“You know Swapna, management of this hospital doesn’t like me, ‘cause I am a union-worker. They think I am a trouble-maker.” Ned grinned.
“Does that mean that you may lose your job doing this?”
“I am sure that they will be very happy getting rid of me, but they can’t, at least not very easily. Do you know why?”
“No, I don’t.”
“’Cause I am white. They have to give me three warnings about my job-performance before they can think of kicking me out. But, if I were a black or Hispanic person they could fire me anytime without warning.”
This was Swapna’s lesson in Civil Rights and Labor Laws 101 in practice. But each day after work, she made sure that her lab was clean, so that ‘the management’ did not get an excuse that Ned was not doing his job properly.
Soon came the local elections, and Ned worked for Mel King, an African American candidate for mayor of Boston. In no time Swapna came home with campaign literature for Mel and a lapel button bearing the name of the candidate, courtesy of Ned French.
In a short time the mayoral race heated up, and to my utter surprise Swapna started giving me fiery speeches about why a black man was more suitable to be the mayor of Boston than Ray Flynn, a darling of the Democratic Party machinery in Massachusetts. Swapna’s sudden interest in politics reminded me of events a few years earlier when there was a big campus-excitement about John Anderson, a progressive candidate vying for the Republican ticket for the White House. My interest in Anderson’s candidacy ended after his defeat in the primary, though I remained a political junkie. The local election in Boston came and went. Mel King did not win, and Swapna’s interest in politics came to an end.
I met Ned a few times. He impressed me with his knowledge of labor movement around the world and his passionate feeling for low-paid employees, particularly minority and female workers. I was a product of many left-wing movements and agitations in Kolkata. Ned rekindled my passion for left-wing politics once again after many years.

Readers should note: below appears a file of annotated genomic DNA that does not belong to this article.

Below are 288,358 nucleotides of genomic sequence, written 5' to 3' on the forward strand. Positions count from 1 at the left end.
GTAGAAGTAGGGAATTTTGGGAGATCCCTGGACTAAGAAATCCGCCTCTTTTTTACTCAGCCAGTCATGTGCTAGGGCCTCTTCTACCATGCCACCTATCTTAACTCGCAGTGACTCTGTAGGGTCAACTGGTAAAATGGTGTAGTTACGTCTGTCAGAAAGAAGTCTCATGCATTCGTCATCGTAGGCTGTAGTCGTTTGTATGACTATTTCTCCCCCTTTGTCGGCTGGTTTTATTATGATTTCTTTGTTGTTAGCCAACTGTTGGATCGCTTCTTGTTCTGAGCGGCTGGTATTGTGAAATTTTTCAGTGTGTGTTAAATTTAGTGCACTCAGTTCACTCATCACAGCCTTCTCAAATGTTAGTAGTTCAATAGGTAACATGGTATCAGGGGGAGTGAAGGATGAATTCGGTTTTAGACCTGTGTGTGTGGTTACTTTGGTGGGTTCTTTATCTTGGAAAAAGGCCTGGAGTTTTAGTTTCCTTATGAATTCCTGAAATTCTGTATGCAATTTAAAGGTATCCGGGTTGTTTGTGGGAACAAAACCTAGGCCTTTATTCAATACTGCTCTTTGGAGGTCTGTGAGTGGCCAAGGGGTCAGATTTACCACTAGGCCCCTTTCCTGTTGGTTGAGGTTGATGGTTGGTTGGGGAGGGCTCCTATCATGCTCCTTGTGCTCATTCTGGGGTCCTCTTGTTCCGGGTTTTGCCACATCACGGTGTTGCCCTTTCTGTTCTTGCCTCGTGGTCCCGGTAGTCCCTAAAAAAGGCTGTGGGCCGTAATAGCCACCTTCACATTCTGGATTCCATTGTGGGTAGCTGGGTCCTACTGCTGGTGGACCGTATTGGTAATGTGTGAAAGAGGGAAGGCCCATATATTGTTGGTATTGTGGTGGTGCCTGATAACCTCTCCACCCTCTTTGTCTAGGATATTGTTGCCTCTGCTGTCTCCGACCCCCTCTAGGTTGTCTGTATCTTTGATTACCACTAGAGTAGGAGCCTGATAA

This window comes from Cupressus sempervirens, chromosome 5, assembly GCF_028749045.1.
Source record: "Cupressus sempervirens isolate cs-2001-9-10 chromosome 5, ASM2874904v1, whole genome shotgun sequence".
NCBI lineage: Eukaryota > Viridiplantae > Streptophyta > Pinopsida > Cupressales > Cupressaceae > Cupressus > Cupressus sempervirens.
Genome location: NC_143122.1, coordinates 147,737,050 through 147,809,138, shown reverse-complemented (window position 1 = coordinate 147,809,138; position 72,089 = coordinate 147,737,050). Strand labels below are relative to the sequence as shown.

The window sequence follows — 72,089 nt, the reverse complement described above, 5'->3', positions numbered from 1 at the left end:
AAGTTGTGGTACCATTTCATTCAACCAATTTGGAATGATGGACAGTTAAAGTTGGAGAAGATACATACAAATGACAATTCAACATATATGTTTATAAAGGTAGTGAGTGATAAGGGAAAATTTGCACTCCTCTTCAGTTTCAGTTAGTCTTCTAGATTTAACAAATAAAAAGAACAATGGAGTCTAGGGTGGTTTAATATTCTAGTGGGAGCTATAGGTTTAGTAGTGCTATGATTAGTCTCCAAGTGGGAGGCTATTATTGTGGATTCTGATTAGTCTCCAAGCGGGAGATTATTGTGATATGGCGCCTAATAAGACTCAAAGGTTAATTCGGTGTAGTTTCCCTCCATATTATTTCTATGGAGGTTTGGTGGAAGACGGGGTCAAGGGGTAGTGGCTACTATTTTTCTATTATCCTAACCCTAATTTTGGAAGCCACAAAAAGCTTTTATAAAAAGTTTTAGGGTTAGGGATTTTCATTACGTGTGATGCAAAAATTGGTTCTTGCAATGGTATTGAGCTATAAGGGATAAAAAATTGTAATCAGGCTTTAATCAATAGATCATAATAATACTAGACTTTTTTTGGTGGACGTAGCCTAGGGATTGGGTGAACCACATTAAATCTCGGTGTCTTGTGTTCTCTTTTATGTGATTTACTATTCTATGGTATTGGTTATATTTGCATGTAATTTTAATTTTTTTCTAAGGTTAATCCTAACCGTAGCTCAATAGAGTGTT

The true color of Ned’s political ideology shone brightly through when Arjun, our first son, was born with a serious bacterial infection and an Apgar score of merely 2. He barely made it, and had to be left in the hospital for two weeks for treatment and observation. It was traumatic for Swapna to come home without her newborn.
During these two weeks Swapna had to go there every day to breast-feed the newborn. To make things worse Swapna was given an epidural injection before delivery which made a large hole in her back and she was in terrible pain. Unfortunately I couldn’t take time off from my work. During that challenging time Ned came to our rescue. For two weeks Ned came to our apartment in Cambridge from work every day, literally carried Swapna in his arms to his car and drove her to the hospital. At the end of the day I went to the hospital and brought her home. Within a year after this Ned left the job at MGH to organize labor at some other place. Ned was lost to us forever but he left a deep impression on us as a man who could put his money where his mouth was.
Swapna also became a close friend of Joan, a middle-aged white American and a secretary in the Renal Unit of MGH where they both worked. Prior to Joan, most of Swapna’s American acquaintances were researchers, students, and strangely Ned, the union organizer. In contrast Joan belonged to mainstream America with typical middle class values. The two friends talked about their families, goings on in their workplace, shopping for holidays, but never about politics. While Ned spoke about civil and worker rights, Joan gave Swapna lessons in a lay version of market-driven economics, such as how to buy everything on sale.
One day Swapna confided with her about how badly she needed the job to support her family. At that, Joan asked her about my whereabouts. Swapna felt comfortable enough with her to divulge the amount of my postdoctoral stipend. It was a huge shock to her that with my doctorate degree I earned so little. “My son is a plumber, and he makes considerably more than your husband. He didn’t even finish high school!” she exclaimed in bewilderment.*
I have always been somewhat awkward socially. But Swapna more than made up for it with her magnanimous and friendly nature. She is the kind of person who gets a free taxi-ride or a free cup of coffee in a cafeteria from people whom she had met only transiently. Therefore, her befriending people like Joan, Ned and Laima and countless others helped her (and me in turn) to get to know people beyond the vaunted towers of the academia, and learn about trends and customs of the American society. Holding hands of these people we took wobbly baby steps to join the American mainstream.
*A joke goes around this part of the country about this plumber who demanded a hundred dollars an hour for his service. The home-owner spoke in bewilderment: ‘I am a Harvard professor, and I make much less than you.’ ‘That is what I was before I became a plumber,’ the man replied.
(Posted December 1, 2015)
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Days and Nights in Cambridge, Massachusetts:
Baby Steps toward the Mainstream